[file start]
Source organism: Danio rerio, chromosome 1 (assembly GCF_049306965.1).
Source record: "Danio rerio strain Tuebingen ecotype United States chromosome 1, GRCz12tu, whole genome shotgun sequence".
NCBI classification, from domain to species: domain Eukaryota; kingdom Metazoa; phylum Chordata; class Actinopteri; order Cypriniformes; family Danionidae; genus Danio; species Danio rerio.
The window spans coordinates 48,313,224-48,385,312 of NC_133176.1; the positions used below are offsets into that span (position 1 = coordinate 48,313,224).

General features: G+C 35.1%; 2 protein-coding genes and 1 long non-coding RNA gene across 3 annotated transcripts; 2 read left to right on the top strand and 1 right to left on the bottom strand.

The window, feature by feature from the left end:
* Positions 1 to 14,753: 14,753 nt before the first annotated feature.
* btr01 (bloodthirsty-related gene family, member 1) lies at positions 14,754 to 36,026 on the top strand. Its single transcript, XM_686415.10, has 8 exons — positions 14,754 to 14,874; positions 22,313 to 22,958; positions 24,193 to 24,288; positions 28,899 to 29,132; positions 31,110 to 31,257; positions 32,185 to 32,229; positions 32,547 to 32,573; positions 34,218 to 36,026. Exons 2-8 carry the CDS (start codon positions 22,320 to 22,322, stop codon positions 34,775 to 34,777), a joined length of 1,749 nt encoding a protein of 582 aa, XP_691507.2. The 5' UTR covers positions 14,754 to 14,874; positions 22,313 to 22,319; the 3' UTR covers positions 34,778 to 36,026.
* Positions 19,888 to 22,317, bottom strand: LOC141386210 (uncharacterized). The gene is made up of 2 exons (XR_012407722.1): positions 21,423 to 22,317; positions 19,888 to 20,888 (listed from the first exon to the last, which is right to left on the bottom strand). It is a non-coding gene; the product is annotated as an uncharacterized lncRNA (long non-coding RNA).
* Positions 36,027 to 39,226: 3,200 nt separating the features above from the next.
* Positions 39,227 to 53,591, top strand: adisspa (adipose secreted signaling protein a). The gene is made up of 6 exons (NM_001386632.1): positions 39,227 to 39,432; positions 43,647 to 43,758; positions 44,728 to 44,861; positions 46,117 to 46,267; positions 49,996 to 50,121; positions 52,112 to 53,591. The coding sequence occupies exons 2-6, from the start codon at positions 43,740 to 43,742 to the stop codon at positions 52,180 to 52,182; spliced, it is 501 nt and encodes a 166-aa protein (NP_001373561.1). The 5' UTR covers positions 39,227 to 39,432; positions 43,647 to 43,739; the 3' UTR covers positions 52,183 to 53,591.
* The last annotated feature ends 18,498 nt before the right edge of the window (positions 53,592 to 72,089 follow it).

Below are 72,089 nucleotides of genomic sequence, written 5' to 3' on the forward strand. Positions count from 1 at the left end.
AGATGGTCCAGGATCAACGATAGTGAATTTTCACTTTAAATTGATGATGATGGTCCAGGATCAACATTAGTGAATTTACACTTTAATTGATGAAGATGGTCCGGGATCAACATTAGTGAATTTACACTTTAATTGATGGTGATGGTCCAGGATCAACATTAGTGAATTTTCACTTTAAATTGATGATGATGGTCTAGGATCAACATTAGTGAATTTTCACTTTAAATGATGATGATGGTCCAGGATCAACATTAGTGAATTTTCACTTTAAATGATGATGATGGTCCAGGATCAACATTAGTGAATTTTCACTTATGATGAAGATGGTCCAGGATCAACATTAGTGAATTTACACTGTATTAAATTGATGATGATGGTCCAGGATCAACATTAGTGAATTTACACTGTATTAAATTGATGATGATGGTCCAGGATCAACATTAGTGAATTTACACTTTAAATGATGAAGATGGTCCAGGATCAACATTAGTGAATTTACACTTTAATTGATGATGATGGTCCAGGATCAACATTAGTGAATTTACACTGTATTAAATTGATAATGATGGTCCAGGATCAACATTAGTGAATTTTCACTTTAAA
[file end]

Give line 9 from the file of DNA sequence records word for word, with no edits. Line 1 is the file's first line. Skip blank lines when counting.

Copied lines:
* Positions 19,888 to 22,317, bottom strand: LOC141386210 (uncharacterized). The gene is made up of 2 exons (XR_012407722.1): positions 21,423 to 22,317; positions 19,888 to 20,888 (listed from the first exon to the last, which is right to left on the bottom strand). It is a non-coding gene; the product is annotated as an uncharacterized lncRNA (long non-coding RNA).